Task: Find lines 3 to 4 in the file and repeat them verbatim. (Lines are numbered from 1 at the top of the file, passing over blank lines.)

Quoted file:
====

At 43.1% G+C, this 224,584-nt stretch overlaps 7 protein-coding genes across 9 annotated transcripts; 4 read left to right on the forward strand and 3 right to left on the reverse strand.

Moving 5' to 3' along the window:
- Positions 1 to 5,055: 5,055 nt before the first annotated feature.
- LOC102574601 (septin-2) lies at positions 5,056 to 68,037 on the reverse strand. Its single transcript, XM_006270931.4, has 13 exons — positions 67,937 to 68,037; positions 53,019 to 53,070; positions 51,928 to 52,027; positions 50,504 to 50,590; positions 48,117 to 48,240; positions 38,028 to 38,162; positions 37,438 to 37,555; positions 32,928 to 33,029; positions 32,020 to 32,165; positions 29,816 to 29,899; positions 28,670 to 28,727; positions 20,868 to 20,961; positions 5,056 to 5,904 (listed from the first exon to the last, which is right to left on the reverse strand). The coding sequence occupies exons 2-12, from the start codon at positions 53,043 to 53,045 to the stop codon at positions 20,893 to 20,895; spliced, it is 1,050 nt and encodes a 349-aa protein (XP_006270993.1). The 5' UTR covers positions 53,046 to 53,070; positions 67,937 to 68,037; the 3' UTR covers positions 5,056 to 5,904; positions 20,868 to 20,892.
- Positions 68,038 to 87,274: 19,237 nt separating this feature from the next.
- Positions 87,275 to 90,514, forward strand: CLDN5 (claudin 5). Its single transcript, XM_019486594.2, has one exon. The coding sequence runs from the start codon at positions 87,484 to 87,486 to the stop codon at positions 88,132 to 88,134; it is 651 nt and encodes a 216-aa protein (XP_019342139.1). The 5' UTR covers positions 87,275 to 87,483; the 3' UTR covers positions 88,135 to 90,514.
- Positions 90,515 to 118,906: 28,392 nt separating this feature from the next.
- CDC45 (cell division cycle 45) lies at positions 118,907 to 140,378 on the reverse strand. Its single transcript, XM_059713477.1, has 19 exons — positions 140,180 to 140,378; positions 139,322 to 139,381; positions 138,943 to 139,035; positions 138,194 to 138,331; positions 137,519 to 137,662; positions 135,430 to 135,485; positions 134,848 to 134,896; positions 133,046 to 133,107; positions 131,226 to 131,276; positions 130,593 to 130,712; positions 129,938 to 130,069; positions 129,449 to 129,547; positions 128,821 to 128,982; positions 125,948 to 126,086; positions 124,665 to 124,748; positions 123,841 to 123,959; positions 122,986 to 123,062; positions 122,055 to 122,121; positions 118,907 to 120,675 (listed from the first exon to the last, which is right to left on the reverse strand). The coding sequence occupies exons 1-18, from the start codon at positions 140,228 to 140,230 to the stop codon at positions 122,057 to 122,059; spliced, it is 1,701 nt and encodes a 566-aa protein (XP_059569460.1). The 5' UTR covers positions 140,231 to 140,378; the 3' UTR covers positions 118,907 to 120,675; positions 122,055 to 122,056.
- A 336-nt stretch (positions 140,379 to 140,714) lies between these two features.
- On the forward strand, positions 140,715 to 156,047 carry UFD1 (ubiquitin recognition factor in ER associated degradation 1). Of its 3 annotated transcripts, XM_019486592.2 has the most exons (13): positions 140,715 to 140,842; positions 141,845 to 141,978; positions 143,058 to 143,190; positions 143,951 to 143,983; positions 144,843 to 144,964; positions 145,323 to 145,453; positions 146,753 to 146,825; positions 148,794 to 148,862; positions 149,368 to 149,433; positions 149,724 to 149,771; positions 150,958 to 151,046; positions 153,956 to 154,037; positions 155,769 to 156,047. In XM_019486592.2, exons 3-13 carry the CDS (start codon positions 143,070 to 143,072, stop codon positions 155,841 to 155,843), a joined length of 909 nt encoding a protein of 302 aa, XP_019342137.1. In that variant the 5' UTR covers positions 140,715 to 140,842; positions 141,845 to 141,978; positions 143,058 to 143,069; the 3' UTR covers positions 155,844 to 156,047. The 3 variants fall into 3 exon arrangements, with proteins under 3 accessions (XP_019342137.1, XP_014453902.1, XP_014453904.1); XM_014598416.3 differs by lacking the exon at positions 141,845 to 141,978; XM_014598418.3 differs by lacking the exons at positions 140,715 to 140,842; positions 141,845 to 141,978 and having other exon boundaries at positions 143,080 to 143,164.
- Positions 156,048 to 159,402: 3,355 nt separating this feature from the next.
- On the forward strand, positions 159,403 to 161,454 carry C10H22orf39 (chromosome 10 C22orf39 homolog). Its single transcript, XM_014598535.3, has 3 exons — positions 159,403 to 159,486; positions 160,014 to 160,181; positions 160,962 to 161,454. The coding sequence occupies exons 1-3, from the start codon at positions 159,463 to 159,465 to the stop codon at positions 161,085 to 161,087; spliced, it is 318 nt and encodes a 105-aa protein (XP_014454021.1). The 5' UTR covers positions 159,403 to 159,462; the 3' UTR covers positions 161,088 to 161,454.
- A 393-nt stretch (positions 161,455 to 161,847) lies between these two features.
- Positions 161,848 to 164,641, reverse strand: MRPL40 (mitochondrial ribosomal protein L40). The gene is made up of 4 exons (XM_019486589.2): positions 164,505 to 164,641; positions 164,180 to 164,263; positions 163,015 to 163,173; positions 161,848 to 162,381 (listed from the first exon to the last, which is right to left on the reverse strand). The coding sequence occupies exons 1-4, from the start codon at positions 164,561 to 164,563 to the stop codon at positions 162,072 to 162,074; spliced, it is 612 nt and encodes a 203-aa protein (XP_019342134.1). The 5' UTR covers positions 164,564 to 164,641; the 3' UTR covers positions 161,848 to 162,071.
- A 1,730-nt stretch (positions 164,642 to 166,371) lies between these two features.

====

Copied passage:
- Positions 1 to 5,055: 5,055 nt before the first annotated feature.
- LOC102574601 (septin-2) lies at positions 5,056 to 68,037 on the reverse strand. Its single transcript, XM_006270931.4, has 13 exons — positions 67,937 to 68,037; positions 53,019 to 53,070; positions 51,928 to 52,027; positions 50,504 to 50,590; positions 48,117 to 48,240; positions 38,028 to 38,162; positions 37,438 to 37,555; positions 32,928 to 33,029; positions 32,020 to 32,165; positions 29,816 to 29,899; positions 28,670 to 28,727; positions 20,868 to 20,961; positions 5,056 to 5,904 (listed from the first exon to the last, which is right to left on the reverse strand). The coding sequence occupies exons 2-12, from the start codon at positions 53,043 to 53,045 to the stop codon at positions 20,893 to 20,895; spliced, it is 1,050 nt and encodes a 349-aa protein (XP_006270993.1). The 5' UTR covers positions 53,046 to 53,070; positions 67,937 to 68,037; the 3' UTR covers positions 5,056 to 5,904; positions 20,868 to 20,892.